Focus on the Backroads » Photo Journeys

FOCUS ON THE BACKROADS: THE WINDMILL

You can not explore the backroads of The Lone State without seeing windmills. Prior to windmills being introduced to Texas people were forced to settle only in area where there was a constant supply of water. As you know there is vast area Texas where early settlers were unable to work the land.

The first recorded vertical windmills were in the 12th century. These evolved from horizontal windmills which had been developed in the Middle East and Central Asia in the 7th century. In the 13th century the masonry tower mills these were developed to provide more power – these were common in Great Britain, Denmark, and Germany. Later the Smock Mill was developed, replacing the masonry with a wooden framework. These were later introduced to the New World.

The first windmills built in Texas were built by European immigrants and used for grinding meal. The biggest need for this technology was to extract water from under the surface, these early windmills were unable to do this.

In 1854, Daniel Halladay built the first American made windmill in Ellington, Connecticut. Halladay added a vane, Texas ranchers called it a “tail”. The “tail” made it possible to guide the wheel into the wind. The wheel was made up of a circle of wooden slats set at angles. Centrifugal force would slow it in high winds – the windmill could operate unmanned. By 1873 the windmill had become a major source of water for the railroad, small towns, and farms where the only water supply was beneath the ground. There were many “home-made” windmills using old wagon wheels with wooden slats nailed to them. The windmills that were later used on ranches were factory-made and much more dependable.

Barbwire was introduced in the 1870’s. Suddenly waterholes, creeks, and rivers were fenced in and unavailable to some landowners. With no access to water, fighting and fence cutting began usually late at night by bands of cowboys. Many times they would light pastures on fire. Rancher began to dig wells and experimented with windmills. Many times they were unsuccessful not knowing the proper size of a windmill was need to extract water from the wells.

One of the earliest successful experiments was made in Schleicher County by Christopher Doty, a sheepman. Doty had move his sheep into the county and found a number of shallow wells available. In1882, a drought dried up his wells. He purchased a drilling rig from Fort Smith, Arkansas and bored a fifty-two foot well and erected a Star windmill. This well was capable of supplying water for his 4,000 head of sheep. This method of drilling spread quickly through out North, Central and West Texas.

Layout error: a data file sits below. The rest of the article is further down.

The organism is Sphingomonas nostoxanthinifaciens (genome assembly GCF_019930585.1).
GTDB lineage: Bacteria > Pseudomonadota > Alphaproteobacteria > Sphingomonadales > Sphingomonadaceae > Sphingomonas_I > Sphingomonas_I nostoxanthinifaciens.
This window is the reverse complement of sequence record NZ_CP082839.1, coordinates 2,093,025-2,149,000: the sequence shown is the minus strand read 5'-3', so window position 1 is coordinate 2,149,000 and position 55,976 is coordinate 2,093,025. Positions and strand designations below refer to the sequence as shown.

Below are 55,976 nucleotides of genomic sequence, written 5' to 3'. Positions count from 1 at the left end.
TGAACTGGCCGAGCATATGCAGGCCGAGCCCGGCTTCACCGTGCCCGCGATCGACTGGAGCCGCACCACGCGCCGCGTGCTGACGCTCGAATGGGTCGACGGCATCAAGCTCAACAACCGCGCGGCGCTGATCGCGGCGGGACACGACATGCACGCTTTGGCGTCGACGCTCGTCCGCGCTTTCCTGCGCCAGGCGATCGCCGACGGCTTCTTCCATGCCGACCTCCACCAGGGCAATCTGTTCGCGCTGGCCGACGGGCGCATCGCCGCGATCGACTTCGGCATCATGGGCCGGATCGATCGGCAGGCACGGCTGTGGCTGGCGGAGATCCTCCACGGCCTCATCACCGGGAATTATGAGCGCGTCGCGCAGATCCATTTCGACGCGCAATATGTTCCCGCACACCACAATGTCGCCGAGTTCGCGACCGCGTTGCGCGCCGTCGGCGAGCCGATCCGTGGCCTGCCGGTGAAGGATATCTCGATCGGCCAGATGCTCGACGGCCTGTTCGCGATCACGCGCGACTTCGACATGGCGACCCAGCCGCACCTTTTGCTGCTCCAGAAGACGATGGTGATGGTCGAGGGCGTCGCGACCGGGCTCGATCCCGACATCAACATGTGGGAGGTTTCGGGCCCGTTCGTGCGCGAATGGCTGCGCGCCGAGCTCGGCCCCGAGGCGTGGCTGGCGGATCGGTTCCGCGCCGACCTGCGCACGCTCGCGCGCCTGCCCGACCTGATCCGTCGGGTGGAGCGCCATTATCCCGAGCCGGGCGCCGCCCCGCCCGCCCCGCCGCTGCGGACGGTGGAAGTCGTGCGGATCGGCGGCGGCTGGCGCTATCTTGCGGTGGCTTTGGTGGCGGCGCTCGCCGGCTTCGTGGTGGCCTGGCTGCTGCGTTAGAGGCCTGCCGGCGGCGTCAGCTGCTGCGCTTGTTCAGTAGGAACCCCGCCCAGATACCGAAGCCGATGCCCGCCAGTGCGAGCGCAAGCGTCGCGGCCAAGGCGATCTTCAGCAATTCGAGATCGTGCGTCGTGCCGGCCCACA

Eastern land speculators began buying and fencing land – running cattle until it would be available to settlers. Land owners were forced to build windmills for livestock and their personal use. In 1887, the Capital Syndicate, the largest of these speculators began using windmills on it’s XIT Ranch. By 1900 the XIT had 335 windmills in use – including what was believed to be the Worlds tallest windmill at 132 feet tall, it blew over in 1926. By the 1900 windmills were used all over Texas, inhabitable land had become habitable! Texas would soon become the largest user of windmills in the United States – only two Texas companies produced windmills on a large scale,, the Axtell Company in Fort Worth and the San Antonio Machine and Supply Company. There were 99,050 windmills produced in the United States in 1928. Over 35,000 of these were sold in Texas.

In the 1970, during the Middle East oil embargo the US government increased the funding for research using windmills as a source of energy.

The windmill is a constant reminder of the hardships and loneliness of the early Texans that settle the vast remotes areas of The Lone Star State. These early settlers are the inspiration for all Texas and our “Don’t Mess With Texas” attitude.

You find out the strength of a wind by trying to walk against it, not by lying down” C.S Lewis

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